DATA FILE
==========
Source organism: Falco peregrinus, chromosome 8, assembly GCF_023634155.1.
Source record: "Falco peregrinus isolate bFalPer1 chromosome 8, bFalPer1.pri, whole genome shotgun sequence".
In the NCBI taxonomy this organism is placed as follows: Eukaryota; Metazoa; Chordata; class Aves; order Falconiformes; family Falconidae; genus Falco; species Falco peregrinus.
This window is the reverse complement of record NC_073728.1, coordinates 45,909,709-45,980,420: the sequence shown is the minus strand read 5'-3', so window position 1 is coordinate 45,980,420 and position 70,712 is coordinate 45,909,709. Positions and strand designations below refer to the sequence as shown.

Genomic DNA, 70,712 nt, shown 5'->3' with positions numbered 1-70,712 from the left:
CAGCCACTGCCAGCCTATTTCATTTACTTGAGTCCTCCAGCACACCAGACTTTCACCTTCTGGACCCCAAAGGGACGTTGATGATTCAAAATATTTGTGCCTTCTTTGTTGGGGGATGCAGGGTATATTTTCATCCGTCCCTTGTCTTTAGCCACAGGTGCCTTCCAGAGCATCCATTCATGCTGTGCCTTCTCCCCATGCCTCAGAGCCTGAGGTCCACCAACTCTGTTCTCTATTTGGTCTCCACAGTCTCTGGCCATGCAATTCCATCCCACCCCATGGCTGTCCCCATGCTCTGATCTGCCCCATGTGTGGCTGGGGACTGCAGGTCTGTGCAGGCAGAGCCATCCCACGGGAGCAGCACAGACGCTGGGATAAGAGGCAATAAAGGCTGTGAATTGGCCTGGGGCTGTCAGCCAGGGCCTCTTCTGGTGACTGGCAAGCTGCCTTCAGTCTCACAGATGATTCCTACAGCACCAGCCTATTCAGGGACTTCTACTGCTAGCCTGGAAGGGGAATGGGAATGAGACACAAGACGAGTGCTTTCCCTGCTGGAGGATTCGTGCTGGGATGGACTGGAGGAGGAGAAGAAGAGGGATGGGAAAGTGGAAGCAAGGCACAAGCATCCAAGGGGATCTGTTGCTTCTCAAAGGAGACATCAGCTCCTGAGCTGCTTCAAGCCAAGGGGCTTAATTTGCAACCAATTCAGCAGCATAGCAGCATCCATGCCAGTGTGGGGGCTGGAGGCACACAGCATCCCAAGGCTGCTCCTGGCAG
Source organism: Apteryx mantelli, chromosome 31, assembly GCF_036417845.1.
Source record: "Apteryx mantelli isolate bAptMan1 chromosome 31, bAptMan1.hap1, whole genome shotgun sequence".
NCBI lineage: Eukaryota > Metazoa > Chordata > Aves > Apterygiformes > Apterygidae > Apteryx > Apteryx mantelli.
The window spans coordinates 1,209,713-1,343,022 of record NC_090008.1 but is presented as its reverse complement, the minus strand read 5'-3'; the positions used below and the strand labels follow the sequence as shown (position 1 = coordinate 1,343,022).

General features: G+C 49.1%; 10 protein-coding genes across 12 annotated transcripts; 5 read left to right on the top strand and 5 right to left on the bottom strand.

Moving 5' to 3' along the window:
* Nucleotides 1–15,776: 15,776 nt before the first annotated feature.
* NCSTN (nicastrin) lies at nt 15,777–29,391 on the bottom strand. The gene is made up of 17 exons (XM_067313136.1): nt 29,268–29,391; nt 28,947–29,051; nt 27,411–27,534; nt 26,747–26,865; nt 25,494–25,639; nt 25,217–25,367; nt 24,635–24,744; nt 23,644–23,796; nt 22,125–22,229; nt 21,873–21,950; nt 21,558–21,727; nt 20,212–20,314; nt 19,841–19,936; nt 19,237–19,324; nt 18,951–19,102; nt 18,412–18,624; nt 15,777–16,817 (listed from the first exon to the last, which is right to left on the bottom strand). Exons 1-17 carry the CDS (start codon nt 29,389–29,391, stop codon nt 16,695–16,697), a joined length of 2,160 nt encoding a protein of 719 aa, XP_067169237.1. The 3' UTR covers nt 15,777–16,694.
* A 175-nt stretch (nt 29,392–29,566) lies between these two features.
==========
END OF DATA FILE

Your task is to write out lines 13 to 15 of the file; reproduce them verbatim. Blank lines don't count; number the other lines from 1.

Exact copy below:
* Nucleotides 1–15,776: 15,776 nt before the first annotated feature.
* NCSTN (nicastrin) lies at nt 15,777–29,391 on the bottom strand. The gene is made up of 17 exons (XM_067313136.1): nt 29,268–29,391; nt 28,947–29,051; nt 27,411–27,534; nt 26,747–26,865; nt 25,494–25,639; nt 25,217–25,367; nt 24,635–24,744; nt 23,644–23,796; nt 22,125–22,229; nt 21,873–21,950; nt 21,558–21,727; nt 20,212–20,314; nt 19,841–19,936; nt 19,237–19,324; nt 18,951–19,102; nt 18,412–18,624; nt 15,777–16,817 (listed from the first exon to the last, which is right to left on the bottom strand). Exons 1-17 carry the CDS (start codon nt 29,389–29,391, stop codon nt 16,695–16,697), a joined length of 2,160 nt encoding a protein of 719 aa, XP_067169237.1. The 3' UTR covers nt 15,777–16,694.
* A 175-nt stretch (nt 29,392–29,566) lies between these two features.